Both partners have to willingly consent for a couple to get married in Texas. The state requires licensing to ensure that no one can easily coerce or force someone else into marriage. Still, some people worry that their spouse can force them to stay married.
When the marriage takes a turn for the worse, it is common for the spouses to disagree about what steps to take next. Many spouses will try to maintain their marriage even while coping with issues like adultery and drug addiction. Others may decide that they have waited long enough and that it is time to move on from an unhealthy marriage.
If you want to file for divorce in Texas, can your spouse block you and refused to permit the divorce?
How you file for divorce will determine what power your spouse has
Texas has multiple different grounds that allow people to file for divorce. The most common is probably insupportability, which essentially means that the marital relationship has broken down and the person filing does not believe the relationship will ever recover.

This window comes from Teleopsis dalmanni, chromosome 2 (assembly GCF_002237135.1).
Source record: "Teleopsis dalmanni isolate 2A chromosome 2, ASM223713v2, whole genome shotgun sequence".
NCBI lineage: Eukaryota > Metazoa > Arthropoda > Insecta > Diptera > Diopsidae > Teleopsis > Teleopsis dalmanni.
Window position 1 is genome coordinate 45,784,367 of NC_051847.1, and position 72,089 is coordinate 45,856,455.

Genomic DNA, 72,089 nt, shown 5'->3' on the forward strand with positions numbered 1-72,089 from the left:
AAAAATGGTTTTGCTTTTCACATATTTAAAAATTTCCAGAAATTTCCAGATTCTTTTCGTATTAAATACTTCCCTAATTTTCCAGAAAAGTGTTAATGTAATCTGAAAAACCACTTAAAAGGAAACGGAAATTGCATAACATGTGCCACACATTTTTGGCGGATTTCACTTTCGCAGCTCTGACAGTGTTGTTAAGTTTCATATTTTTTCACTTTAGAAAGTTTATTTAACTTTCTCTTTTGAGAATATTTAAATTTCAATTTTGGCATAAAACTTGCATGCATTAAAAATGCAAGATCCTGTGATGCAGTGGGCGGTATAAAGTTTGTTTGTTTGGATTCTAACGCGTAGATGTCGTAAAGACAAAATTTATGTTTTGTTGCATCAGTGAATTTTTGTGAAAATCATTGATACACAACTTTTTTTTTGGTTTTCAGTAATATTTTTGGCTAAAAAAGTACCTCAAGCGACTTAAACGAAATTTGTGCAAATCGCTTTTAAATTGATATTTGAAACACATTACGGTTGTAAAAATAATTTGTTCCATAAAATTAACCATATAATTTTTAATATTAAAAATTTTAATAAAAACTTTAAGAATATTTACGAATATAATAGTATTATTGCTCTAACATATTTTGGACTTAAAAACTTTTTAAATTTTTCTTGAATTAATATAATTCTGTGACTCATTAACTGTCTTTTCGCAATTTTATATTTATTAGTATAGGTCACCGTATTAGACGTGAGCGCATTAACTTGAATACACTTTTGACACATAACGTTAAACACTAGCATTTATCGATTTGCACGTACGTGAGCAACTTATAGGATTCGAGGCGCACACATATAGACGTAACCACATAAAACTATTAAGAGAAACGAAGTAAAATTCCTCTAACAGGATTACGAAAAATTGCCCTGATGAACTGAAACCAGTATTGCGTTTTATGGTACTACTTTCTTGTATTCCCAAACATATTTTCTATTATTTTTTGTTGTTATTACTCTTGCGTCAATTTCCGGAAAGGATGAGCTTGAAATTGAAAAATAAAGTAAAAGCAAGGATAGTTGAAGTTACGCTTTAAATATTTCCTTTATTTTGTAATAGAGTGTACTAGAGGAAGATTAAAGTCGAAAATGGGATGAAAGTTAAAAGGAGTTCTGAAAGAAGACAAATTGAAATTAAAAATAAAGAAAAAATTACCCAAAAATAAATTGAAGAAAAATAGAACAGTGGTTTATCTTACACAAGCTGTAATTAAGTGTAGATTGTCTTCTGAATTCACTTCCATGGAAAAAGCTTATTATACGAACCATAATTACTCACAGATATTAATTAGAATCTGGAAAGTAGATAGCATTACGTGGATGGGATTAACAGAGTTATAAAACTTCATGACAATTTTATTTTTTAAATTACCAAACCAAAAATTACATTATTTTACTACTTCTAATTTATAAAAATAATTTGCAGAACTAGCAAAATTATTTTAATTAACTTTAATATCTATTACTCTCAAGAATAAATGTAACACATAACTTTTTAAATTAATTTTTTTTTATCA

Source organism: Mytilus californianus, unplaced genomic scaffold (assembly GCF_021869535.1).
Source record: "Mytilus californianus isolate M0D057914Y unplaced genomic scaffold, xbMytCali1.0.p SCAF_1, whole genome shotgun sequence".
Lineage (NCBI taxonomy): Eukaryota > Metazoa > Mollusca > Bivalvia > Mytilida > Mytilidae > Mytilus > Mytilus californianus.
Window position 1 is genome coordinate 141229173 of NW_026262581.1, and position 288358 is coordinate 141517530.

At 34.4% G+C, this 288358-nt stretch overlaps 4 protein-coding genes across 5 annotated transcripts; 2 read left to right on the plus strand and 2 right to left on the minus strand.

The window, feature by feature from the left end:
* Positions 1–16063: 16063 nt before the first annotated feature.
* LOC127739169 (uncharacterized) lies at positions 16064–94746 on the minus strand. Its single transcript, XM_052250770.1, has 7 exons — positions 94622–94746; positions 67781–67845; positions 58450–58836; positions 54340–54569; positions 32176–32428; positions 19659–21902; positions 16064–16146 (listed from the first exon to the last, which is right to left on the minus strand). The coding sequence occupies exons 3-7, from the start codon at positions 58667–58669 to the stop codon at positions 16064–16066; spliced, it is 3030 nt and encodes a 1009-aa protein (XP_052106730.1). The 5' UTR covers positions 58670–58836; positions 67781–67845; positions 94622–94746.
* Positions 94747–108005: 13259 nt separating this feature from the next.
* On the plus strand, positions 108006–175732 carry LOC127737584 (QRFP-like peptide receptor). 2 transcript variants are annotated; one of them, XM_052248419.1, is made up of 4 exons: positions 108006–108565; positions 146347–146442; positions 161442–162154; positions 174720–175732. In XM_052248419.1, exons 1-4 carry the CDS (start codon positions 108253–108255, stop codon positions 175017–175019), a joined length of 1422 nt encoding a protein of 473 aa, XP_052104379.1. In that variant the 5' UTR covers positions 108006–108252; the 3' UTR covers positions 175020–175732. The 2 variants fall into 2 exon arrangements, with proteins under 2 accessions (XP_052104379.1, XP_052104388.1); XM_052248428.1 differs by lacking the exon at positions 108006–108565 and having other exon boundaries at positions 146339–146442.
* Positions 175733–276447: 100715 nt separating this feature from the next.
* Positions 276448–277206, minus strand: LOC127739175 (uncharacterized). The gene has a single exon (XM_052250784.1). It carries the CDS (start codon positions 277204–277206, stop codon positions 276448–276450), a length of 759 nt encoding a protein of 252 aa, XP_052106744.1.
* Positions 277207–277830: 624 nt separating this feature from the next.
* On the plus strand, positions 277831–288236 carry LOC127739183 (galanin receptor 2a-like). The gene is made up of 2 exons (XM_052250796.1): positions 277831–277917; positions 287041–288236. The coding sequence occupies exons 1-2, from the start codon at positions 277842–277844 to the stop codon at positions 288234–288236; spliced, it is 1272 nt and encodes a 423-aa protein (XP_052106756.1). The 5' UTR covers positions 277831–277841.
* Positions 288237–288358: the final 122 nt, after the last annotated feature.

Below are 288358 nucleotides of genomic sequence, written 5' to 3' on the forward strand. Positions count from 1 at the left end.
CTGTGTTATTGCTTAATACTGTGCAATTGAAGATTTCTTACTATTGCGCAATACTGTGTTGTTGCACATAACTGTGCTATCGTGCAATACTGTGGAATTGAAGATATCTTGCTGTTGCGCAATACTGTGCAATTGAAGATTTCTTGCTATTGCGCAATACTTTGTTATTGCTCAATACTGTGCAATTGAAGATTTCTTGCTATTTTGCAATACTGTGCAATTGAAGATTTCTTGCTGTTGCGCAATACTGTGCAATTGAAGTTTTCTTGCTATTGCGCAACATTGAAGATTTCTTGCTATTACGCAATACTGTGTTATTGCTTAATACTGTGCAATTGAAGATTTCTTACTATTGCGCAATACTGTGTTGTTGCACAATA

Insupportability is a no-fault reason to file for divorce. You don’t have to present any evidence, and your spouse can only contest the terms you suggest for property division or custody, not your decision to file. However, if you file for divorce based on specific grounds, like adultery, they could potentially defend themselves, disprove your claim and force you to start back over with the initial divorce filing.
Understanding the law and your rights and protections under it can give you a better idea about how to approach divorce. Experienced legal guidance can help.